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Yitzhak Rabin was born in Jerusalem on March 1, 1922 to Rosa and Nehemia Rabin (Rubitzov). Shortly thereafter, his family moved to Tel-Aviv. He attended Beit Hinukh Leyaldei Ovdim (Worker’s Children School) in Tel Aviv, and from age 15, Kadourie agricultural school. He initially failed the Kadourie entrance exam, but later won the High Commissioner’s prize for academic excellence.
At Kadourie, Rabin became friends with Yigal Alon, later a leader of the Palmah, the elite strike force of the Haganah underground. In 1941, Rabin joined the Palmah underground. In 1945, he was deputy commander of the operation that freed 200 illegal immigrants from the Atlit detention camp. In 1947, he was appointed Deputy Commander of the Palmah. He married Leah Shlossberg in 1948 and they had two children, Yuval and Dalia.
As commander of the Harel brigade, Rabin played a crucial role in the defense of Jerusalem in 1948, particularly in operation Nahshon, which lifted the blockade to Jerusalem in the beginning of April 1948, and in fighting in the Katamonim. By a quirk of fate, Rabin was also the commander in charge in June of 1948, when David Ben Gurion gave the order to sink the Altalena, a ship carrying arms for the Irgun underground, which Ben-Gurion and others suspected was plotting a coup.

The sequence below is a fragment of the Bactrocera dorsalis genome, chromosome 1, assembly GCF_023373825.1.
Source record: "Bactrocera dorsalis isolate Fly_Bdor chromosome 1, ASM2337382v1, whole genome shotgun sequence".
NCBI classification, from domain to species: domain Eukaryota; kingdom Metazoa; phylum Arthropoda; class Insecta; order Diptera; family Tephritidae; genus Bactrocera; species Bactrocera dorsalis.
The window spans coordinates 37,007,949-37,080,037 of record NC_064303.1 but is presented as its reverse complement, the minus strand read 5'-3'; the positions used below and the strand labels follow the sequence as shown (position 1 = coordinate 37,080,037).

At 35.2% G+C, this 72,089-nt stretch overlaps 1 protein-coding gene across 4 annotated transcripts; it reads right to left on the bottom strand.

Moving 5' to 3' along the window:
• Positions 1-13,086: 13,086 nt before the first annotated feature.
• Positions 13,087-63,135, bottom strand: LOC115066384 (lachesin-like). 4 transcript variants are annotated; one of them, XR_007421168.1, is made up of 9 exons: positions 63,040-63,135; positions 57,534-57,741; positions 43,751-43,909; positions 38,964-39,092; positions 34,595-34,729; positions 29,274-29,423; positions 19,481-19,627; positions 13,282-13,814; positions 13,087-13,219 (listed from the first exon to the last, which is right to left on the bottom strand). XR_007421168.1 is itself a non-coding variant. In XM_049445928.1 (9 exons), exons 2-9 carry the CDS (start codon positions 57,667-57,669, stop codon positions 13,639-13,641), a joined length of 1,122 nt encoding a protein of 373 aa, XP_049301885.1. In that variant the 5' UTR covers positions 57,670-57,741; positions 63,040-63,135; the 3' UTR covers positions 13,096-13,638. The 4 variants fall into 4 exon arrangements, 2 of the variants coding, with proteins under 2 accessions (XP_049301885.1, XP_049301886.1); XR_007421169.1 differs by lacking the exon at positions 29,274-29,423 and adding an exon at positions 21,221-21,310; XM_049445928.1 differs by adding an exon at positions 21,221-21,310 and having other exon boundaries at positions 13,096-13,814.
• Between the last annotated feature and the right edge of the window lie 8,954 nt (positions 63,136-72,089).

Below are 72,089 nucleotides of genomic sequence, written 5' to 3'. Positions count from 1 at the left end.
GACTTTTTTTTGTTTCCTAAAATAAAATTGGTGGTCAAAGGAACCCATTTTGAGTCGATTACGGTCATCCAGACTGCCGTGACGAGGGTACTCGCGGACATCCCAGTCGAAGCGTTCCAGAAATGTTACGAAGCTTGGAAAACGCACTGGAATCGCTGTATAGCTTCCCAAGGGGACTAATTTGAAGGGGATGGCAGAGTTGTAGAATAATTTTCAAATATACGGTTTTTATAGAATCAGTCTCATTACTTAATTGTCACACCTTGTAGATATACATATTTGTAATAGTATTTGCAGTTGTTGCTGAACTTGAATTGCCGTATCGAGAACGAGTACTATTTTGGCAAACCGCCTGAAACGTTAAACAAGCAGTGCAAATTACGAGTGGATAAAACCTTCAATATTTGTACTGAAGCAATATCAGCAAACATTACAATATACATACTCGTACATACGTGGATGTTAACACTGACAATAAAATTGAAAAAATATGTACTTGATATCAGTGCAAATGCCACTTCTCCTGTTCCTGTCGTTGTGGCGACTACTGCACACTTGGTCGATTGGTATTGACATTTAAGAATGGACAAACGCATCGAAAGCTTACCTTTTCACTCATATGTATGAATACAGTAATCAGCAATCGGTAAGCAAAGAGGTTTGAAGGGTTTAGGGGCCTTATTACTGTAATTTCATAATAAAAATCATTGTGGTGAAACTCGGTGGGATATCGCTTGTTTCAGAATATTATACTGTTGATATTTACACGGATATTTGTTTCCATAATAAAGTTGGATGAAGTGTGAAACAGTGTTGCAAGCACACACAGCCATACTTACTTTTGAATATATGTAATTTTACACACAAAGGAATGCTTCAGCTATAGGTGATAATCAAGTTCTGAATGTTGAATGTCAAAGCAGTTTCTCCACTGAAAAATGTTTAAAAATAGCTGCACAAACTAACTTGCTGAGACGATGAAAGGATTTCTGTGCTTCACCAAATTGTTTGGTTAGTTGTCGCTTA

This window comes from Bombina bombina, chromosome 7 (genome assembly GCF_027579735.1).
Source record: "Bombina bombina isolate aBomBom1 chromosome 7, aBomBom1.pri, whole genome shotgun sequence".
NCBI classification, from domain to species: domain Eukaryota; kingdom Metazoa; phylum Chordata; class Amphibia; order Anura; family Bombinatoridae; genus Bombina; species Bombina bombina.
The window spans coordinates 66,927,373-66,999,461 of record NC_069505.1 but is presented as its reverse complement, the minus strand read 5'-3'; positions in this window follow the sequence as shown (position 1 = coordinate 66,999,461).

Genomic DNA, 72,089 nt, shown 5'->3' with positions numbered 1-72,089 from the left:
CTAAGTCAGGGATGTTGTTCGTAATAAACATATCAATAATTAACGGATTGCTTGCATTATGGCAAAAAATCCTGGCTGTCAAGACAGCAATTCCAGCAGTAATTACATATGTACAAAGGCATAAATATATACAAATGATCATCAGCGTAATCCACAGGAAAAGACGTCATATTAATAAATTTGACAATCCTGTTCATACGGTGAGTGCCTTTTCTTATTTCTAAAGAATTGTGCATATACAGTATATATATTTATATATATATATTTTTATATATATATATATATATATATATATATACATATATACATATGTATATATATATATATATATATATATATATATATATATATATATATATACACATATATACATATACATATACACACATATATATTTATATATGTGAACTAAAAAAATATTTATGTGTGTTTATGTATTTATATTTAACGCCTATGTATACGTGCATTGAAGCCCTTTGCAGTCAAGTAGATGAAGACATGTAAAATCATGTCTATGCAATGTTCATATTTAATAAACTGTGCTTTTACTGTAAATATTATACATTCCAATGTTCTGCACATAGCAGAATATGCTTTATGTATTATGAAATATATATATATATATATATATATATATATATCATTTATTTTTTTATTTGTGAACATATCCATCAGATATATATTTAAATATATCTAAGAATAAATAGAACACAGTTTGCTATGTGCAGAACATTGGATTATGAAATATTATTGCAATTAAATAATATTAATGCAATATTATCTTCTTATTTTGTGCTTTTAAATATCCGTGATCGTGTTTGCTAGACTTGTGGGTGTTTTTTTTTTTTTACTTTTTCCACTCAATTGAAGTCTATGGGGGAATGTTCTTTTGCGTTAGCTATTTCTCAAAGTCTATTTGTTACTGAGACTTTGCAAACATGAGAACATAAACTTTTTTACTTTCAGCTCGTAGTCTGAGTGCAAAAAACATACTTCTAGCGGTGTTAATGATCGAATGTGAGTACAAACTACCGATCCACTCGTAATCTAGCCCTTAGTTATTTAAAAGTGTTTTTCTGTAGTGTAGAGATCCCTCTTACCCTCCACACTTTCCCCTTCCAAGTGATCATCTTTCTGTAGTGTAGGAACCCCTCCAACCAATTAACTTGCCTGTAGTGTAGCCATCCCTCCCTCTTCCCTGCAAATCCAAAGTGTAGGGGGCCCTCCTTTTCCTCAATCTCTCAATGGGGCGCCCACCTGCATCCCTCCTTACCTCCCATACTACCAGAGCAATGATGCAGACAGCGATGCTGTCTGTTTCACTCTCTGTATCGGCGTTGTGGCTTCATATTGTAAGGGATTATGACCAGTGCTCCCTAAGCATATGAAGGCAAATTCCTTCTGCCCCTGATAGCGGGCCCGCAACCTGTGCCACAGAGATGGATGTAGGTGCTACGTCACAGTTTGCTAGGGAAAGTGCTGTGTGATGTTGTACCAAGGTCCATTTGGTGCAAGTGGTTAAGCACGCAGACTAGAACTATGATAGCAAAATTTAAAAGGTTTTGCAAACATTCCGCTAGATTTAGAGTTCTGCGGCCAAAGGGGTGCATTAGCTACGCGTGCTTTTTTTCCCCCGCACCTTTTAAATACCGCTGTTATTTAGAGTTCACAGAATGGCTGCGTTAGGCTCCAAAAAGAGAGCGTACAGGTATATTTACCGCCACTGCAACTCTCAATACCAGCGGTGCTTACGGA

Rabin studied at the Camberly Staff College in Britain until 1953. In 1954 he was appointed head of the IDF (Israel Defense Forces) Training Branch by Moshe Dayan, and was promoted to Brigadier General. He planned the Israeli officers training college. From 1956-1959 he was Chief of Operations of the Northern Command, and in 1961 he became deputy Chief of Staff of the IDF. On Jan 1, 1964, he became Chief of Staff of the IDF, and led the IDF to victory in the Six Day War in 1967.
Rabin retired from the Army in 1968. Though he had not been a member of the Mapai party, he joined the successor Labor party and was subsequently appointed ambassador to the United States, a political exile intended to keep him from being a serious contender for office. As ambassador, he was the architect of the close relationship between Israel and the United States that evolved after the Six Day War, which in his view had to be based on shared strategic concerns and the strategic value of Israel to the United States rather than appeals to the power of the Jewish vote.
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